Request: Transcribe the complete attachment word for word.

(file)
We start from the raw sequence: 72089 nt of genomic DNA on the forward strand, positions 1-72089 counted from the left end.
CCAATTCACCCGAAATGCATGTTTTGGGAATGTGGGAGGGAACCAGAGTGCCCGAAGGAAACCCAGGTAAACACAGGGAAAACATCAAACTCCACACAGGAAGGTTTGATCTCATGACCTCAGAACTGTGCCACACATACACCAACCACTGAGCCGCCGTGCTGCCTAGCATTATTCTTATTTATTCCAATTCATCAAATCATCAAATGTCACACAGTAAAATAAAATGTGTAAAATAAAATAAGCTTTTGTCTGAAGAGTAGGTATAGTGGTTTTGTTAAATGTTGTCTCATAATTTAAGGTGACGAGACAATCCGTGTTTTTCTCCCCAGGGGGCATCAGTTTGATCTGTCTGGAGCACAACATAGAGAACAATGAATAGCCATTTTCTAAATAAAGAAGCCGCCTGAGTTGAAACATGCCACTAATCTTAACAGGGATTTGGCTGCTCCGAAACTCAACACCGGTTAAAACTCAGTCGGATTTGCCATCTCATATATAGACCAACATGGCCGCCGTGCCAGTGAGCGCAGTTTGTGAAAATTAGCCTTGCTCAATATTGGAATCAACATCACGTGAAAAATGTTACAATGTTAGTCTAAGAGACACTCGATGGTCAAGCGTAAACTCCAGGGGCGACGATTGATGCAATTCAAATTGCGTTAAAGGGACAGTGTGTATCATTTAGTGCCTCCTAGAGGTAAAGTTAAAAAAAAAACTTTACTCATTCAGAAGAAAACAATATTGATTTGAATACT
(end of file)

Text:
We start from the raw sequence: 72089 nt of genomic DNA on the forward strand, positions 1-72089 counted from the left end.
CCAATTCACCCGAAATGCATGTTTTGGGAATGTGGGAGGGAACCAGAGTGCCCGAAGGAAACCCAGGTAAACACAGGGAAAACATCAAACTCCACACAGGAAGGTTTGATCTCATGACCTCAGAACTGTGCCACACATACACCAACCACTGAGCCGCCGTGCTGCCTAGCATTATTCTTATTTATTCCAATTCATCAAATCATCAAATGTCACACAGTAAAATAAAATGTGTAAAATAAAATAAGCTTTTGTCTGAAGAGTAGGTATAGTGGTTTTGTTAAATGTTGTCTCATAATTTAAGGTGACGAGACAATCCGTGTTTTTCTCCCCAGGGGGCATCAGTTTGATCTGTCTGGAGCACAACATAGAGAACAATGAATAGCCATTTTCTAAATAAAGAAGCCGCCTGAGTTGAAACATGCCACTAATCTTAACAGGGATTTGGCTGCTCCGAAACTCAACACCGGTTAAAACTCAGTCGGATTTGCCATCTCATATATAGACCAACATGGCCGCCGTGCCAGTGAGCGCAGTTTGTGAAAATTAGCCTTGCTCAATATTGGAATCAACATCACGTGAAAAATGTTACAATGTTAGTCTAAGAGACACTCGATGGTCAAGCGTAAACTCCAGGGGCGACGATTGATGCAATTCAAATTGCGTTAAAGGGACAGTGTGTATCATTTAGTGCCTCCTAGAGGTAAAGTTAAAAAAAAAACTTTACTCATTCAGAAGAAAACAATATTGATTTGAATACT